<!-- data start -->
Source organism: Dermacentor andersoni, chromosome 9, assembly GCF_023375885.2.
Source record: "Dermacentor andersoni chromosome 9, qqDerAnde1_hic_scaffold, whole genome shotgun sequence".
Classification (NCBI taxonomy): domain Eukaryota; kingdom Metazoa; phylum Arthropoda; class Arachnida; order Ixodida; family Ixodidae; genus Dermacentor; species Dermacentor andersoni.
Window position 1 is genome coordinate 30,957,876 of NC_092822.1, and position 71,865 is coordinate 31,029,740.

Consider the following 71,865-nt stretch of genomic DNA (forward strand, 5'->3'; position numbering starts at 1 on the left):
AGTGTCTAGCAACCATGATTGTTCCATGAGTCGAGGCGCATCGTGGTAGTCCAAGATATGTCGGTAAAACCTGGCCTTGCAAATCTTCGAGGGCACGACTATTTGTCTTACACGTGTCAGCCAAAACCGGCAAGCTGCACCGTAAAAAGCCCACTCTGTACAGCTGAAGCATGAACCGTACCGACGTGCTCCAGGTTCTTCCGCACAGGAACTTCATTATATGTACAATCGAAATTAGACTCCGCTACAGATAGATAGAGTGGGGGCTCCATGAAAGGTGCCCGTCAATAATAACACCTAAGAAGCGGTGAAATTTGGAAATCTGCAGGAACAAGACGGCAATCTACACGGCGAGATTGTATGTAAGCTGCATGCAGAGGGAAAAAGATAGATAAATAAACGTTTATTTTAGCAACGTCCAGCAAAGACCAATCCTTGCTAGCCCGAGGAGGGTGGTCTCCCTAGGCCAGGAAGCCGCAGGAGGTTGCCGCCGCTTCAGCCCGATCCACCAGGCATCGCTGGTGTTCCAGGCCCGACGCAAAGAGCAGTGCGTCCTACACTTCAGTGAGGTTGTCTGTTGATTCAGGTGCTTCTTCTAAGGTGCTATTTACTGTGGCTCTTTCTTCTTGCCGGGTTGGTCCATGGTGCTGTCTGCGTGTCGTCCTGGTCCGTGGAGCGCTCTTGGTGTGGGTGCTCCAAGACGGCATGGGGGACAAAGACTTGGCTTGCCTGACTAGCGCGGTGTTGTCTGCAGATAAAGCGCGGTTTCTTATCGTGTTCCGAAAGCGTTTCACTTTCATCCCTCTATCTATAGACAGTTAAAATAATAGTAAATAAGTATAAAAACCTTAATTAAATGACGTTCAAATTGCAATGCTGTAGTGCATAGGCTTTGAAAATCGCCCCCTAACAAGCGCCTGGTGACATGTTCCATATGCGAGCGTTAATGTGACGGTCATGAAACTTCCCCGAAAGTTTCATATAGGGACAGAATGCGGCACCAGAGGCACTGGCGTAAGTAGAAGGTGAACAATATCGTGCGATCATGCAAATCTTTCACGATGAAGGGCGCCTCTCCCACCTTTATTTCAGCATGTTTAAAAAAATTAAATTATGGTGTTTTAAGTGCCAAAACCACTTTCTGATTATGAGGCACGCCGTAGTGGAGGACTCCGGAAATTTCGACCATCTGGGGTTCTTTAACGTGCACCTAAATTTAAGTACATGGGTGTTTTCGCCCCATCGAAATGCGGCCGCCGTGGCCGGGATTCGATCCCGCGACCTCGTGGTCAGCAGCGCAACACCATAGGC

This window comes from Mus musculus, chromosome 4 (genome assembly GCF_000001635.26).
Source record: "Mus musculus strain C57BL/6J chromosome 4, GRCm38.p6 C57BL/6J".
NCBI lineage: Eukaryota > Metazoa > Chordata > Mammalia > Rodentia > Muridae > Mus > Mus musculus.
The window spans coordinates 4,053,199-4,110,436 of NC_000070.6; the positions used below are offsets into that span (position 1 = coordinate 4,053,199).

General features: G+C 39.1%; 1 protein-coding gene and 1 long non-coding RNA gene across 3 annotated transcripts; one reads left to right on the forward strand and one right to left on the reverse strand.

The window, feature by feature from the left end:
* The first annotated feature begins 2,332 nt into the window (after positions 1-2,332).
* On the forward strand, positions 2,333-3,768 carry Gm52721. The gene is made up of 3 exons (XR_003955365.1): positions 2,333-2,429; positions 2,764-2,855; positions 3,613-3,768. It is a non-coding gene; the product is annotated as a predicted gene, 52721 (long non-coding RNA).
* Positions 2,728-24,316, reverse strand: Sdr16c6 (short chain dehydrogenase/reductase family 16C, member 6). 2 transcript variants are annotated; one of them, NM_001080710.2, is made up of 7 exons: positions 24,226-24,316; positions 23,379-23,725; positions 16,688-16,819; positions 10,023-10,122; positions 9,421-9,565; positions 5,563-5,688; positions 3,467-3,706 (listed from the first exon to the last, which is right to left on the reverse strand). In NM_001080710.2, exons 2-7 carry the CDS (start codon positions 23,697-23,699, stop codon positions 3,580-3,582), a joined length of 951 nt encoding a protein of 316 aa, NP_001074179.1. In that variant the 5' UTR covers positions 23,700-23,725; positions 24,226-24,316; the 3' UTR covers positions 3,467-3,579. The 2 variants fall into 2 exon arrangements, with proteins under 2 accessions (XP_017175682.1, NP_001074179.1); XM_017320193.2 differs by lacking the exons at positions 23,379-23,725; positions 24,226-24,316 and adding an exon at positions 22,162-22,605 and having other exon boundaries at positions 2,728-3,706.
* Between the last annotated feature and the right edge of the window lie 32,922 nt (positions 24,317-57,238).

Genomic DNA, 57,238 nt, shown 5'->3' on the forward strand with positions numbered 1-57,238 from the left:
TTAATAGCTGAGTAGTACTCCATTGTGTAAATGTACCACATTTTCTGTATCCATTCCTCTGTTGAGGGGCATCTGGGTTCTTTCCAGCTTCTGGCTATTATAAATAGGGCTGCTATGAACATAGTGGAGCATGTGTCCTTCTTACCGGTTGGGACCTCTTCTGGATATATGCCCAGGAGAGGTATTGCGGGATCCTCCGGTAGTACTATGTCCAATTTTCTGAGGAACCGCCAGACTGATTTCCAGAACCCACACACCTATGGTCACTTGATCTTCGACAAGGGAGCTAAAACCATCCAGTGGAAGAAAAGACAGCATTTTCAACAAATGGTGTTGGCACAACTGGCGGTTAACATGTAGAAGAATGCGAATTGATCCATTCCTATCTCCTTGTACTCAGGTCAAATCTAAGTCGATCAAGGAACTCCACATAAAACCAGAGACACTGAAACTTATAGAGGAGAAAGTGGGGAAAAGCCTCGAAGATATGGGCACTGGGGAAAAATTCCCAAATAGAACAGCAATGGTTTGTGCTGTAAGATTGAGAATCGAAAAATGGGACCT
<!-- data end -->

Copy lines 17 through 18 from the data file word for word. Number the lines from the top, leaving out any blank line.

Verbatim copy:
Genomic DNA, 57,238 nt, shown 5'->3' on the forward strand with positions numbered 1-57,238 from the left:
TTAATAGCTGAGTAGTACTCCATTGTGTAAATGTACCACATTTTCTGTATCCATTCCTCTGTTGAGGGGCATCTGGGTTCTTTCCAGCTTCTGGCTATTATAAATAGGGCTGCTATGAACATAGTGGAGCATGTGTCCTTCTTACCGGTTGGGACCTCTTCTGGATATATGCCCAGGAGAGGTATTGCGGGATCCTCCGGTAGTACTATGTCCAATTTTCTGAGGAACCGCCAGACTGATTTCCAGAACCCACACACCTATGGTCACTTGATCTTCGACAAGGGAGCTAAAACCATCCAGTGGAAGAAAAGACAGCATTTTCAACAAATGGTGTTGGCACAACTGGCGGTTAACATGTAGAAGAATGCGAATTGATCCATTCCTATCTCCTTGTACTCAGGTCAAATCTAAGTCGATCAAGGAACTCCACATAAAACCAGAGACACTGAAACTTATAGAGGAGAAAGTGGGGAAAAGCCTCGAAGATATGGGCACTGGGGAAAAATTCCCAAATAGAACAGCAATGGTTTGTGCTGTAAGATTGAGAATCGAAAAATGGGACCT